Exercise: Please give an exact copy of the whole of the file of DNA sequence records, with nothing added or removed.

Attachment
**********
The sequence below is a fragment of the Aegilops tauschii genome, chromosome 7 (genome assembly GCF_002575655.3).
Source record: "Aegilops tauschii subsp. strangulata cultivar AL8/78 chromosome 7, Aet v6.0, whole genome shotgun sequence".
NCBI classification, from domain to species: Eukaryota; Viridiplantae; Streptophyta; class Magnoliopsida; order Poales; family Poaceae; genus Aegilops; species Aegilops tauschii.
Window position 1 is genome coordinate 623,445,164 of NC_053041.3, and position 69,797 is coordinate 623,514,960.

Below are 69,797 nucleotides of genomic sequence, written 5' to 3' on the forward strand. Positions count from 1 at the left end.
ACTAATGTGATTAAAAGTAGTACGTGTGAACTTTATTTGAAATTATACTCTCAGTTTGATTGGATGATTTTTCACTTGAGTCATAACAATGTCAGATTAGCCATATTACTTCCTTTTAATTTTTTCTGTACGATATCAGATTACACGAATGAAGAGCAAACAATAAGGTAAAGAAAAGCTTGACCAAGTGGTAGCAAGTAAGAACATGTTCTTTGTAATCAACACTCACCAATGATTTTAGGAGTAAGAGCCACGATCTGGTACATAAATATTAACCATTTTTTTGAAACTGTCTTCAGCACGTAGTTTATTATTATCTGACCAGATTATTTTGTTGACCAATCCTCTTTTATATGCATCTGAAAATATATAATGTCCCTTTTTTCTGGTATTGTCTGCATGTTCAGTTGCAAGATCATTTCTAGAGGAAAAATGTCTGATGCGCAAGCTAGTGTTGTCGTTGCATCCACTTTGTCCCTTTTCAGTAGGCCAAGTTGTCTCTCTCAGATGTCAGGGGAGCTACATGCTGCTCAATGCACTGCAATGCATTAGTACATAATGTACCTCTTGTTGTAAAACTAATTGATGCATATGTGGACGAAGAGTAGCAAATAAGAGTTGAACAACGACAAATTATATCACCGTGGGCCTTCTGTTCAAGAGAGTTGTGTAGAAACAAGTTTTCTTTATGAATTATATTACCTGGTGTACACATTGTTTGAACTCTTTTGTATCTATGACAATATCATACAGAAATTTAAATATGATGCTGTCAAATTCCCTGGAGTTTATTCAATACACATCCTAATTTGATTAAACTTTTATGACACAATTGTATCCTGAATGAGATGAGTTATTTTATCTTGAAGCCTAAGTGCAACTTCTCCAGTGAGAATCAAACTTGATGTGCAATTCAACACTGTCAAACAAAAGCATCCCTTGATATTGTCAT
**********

The sequence below is a fragment of the Aegilops tauschii genome, chromosome 7 (genome assembly GCF_002575655.3).
Source record: "Aegilops tauschii subsp. strangulata cultivar AL8/78 chromosome 7, Aet v6.0, whole genome shotgun sequence".
NCBI classification, from domain to species: Eukaryota; Viridiplantae; Streptophyta; class Magnoliopsida; order Poales; family Poaceae; genus Aegilops; species Aegilops tauschii.
Window position 1 is genome coordinate 623,445,164 of NC_053041.3, and position 69,797 is coordinate 623,514,960.

Below are 69,797 nucleotides of genomic sequence, written 5' to 3' on the forward strand. Positions count from 1 at the left end.
ACTAATGTGATTAAAAGTAGTACGTGTGAACTTTATTTGAAATTATACTCTCAGTTTGATTGGATGATTTTTCACTTGAGTCATAACAATGTCAGATTAGCCATATTACTTCCTTTTAATTTTTTCTGTACGATATCAGATTACACGAATGAAGAGCAAACAATAAGGTAAAGAAAAGCTTGACCAAGTGGTAGCAAGTAAGAACATGTTCTTTGTAATCAACACTCACCAATGATTTTAGGAGTAAGAGCCACGATCTGGTACATAAATATTAACCATTTTTTTGAAACTGTCTTCAGCACGTAGTTTATTATTATCTGACCAGATTATTTTGTTGACCAATCCTCTTTTATATGCATCTGAAAATATATAATGTCCCTTTTTTCTGGTATTGTCTGCATGTTCAGTTGCAAGATCATTTCTAGAGGAAAAATGTCTGATGCGCAAGCTAGTGTTGTCGTTGCATCCACTTTGTCCCTTTTCAGTAGGCCAAGTTGTCTCTCTCAGATGTCAGGGGAGCTACATGCTGCTCAATGCACTGCAATGCATTAGTACATAATGTACCTCTTGTTGTAAAACTAATTGATGCATATGTGGACGAAGAGTAGCAAATAAGAGTTGAACAACGACAAATTATATCACCGTGGGCCTTCTGTTCAAGAGAGTTGTGTAGAAACAAGTTTTCTTTATGAATTATATTACCTGGTGTACACATTGTTTGAACTCTTTTGTATCTATGACAATATCATACAGAAATTTAAATATGATGCTGTCAAATTCCCTGGAGTTTATTCAATACACATCCTAATTTGATTAAACTTTTATGACACAATTGTATCCTGAATGAGATGAGTTATTTTATCTTGAAGCCTAAGTGCAACTTCTCCAGTGAGAATCAAACTTGATGTGCAATTCAACACTGTCAAACAAAAGCATCCCTTGATATTGTCAT